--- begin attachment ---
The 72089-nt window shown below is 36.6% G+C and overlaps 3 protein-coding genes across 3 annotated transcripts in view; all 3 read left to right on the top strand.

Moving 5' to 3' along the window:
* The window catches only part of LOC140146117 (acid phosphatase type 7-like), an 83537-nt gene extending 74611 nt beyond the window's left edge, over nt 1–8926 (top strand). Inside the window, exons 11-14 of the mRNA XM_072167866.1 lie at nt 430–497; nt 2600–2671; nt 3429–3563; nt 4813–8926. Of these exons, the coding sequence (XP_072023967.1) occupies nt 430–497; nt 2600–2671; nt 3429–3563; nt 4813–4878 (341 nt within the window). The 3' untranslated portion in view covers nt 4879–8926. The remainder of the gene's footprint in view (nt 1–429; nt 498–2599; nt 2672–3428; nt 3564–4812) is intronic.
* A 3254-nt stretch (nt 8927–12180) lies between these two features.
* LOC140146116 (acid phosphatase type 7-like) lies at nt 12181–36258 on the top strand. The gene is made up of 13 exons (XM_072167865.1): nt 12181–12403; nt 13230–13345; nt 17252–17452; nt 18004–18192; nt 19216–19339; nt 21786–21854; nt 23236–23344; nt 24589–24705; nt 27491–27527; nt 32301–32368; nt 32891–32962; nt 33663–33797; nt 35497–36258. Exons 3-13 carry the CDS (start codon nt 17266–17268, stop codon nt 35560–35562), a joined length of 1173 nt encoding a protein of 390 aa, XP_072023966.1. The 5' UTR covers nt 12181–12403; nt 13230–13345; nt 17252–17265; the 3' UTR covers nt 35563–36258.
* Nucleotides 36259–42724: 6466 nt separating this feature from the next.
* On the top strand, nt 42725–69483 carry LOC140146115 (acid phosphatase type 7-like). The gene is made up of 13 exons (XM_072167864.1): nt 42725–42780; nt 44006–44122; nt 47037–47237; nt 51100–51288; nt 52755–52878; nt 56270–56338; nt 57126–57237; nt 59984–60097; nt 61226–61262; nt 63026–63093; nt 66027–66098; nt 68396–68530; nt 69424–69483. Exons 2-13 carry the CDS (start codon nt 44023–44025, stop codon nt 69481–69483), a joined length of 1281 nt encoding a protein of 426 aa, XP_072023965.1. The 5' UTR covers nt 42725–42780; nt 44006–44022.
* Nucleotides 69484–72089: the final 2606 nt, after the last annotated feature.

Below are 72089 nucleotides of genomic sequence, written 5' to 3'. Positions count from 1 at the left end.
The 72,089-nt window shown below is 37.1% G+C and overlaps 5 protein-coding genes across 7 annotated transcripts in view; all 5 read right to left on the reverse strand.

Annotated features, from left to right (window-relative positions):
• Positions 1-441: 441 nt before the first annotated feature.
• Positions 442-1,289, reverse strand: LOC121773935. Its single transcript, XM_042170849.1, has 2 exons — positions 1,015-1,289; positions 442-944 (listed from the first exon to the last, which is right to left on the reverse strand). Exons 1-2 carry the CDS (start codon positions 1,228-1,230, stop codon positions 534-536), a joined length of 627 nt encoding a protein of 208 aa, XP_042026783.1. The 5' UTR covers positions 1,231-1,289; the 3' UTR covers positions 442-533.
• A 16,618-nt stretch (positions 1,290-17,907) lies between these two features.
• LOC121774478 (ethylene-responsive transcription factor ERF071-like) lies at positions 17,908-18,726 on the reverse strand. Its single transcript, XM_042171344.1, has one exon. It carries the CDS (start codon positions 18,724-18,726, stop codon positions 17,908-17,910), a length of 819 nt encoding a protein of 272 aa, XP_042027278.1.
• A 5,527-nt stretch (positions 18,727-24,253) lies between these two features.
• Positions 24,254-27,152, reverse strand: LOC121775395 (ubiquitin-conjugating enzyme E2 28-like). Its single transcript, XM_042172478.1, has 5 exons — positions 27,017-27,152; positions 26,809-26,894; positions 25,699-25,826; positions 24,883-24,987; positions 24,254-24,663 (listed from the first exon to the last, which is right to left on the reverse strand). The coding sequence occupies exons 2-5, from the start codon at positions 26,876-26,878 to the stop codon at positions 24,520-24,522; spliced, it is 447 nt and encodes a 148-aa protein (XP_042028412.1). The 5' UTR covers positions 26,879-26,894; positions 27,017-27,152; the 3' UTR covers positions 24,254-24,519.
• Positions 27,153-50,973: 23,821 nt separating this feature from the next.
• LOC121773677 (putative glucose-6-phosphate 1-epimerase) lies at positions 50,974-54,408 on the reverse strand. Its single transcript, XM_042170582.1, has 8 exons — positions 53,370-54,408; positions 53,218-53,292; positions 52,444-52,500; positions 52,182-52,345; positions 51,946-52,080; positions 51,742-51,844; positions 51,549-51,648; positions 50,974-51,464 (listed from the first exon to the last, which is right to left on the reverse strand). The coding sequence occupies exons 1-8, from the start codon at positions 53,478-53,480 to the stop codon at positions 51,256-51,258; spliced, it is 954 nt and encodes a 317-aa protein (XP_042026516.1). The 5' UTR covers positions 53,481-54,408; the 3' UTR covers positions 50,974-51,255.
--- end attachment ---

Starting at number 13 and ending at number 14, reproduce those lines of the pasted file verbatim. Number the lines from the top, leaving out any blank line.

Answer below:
• Positions 442-1,289, reverse strand: LOC121773935. Its single transcript, XM_042170849.1, has 2 exons — positions 1,015-1,289; positions 442-944 (listed from the first exon to the last, which is right to left on the reverse strand). Exons 1-2 carry the CDS (start codon positions 1,228-1,230, stop codon positions 534-536), a joined length of 627 nt encoding a protein of 208 aa, XP_042026783.1. The 5' UTR covers positions 1,231-1,289; the 3' UTR covers positions 442-533.
• A 16,618-nt stretch (positions 1,290-17,907) lies between these two features.